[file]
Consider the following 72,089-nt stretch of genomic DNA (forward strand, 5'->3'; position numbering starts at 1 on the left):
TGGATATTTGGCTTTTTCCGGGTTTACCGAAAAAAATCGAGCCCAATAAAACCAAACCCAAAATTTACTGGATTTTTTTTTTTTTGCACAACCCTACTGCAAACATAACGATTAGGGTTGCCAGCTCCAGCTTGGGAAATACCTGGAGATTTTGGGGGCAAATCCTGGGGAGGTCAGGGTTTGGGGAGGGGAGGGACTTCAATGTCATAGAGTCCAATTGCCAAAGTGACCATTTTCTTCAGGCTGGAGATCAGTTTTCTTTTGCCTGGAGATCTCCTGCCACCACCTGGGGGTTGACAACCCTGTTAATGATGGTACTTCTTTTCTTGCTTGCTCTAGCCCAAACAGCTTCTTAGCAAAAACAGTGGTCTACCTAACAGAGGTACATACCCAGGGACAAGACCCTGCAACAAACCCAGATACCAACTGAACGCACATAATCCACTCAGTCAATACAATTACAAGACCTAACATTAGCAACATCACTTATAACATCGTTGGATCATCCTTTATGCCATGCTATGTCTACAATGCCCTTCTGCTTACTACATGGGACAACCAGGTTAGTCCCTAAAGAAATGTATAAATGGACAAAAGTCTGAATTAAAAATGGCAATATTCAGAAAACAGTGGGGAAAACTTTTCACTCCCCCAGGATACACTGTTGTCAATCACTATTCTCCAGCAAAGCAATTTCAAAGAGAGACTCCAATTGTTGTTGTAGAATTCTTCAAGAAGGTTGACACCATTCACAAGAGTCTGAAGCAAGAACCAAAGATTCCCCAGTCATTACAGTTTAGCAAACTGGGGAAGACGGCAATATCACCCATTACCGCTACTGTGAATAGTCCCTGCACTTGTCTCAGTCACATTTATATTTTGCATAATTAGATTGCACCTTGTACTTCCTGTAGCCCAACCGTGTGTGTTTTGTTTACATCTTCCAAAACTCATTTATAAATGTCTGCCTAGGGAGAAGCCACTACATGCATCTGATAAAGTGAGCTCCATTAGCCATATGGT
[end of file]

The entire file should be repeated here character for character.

Consider the following 72,089-nt stretch of genomic DNA (forward strand, 5'->3'; position numbering starts at 1 on the left):
TGGATATTTGGCTTTTTCCGGGTTTACCGAAAAAAATCGAGCCCAATAAAACCAAACCCAAAATTTACTGGATTTTTTTTTTTTTGCACAACCCTACTGCAAACATAACGATTAGGGTTGCCAGCTCCAGCTTGGGAAATACCTGGAGATTTTGGGGGCAAATCCTGGGGAGGTCAGGGTTTGGGGAGGGGAGGGACTTCAATGTCATAGAGTCCAATTGCCAAAGTGACCATTTTCTTCAGGCTGGAGATCAGTTTTCTTTTGCCTGGAGATCTCCTGCCACCACCTGGGGGTTGACAACCCTGTTAATGATGGTACTTCTTTTCTTGCTTGCTCTAGCCCAAACAGCTTCTTAGCAAAAACAGTGGTCTACCTAACAGAGGTACATACCCAGGGACAAGACCCTGCAACAAACCCAGATACCAACTGAACGCACATAATCCACTCAGTCAATACAATTACAAGACCTAACATTAGCAACATCACTTATAACATCGTTGGATCATCCTTTATGCCATGCTATGTCTACAATGCCCTTCTGCTTACTACATGGGACAACCAGGTTAGTCCCTAAAGAAATGTATAAATGGACAAAAGTCTGAATTAAAAATGGCAATATTCAGAAAACAGTGGGGAAAACTTTTCACTCCCCCAGGATACACTGTTGTCAATCACTATTCTCCAGCAAAGCAATTTCAAAGAGAGACTCCAATTGTTGTTGTAGAATTCTTCAAGAAGGTTGACACCATTCACAAGAGTCTGAAGCAAGAACCAAAGATTCCCCAGTCATTACAGTTTAGCAAACTGGGGAAGACGGCAATATCACCCATTACCGCTACTGTGAATAGTCCCTGCACTTGTCTCAGTCACATTTATATTTTGCATAATTAGATTGCACCTTGTACTTCCTGTAGCCCAACCGTGTGTGTTTTGTTTACATCTTCCAAAACTCATTTATAAATGTCTGCCTAGGGAGAAGCCACTACATGCATCTGATAAAGTGAGCTCCATTAGCCATATGGT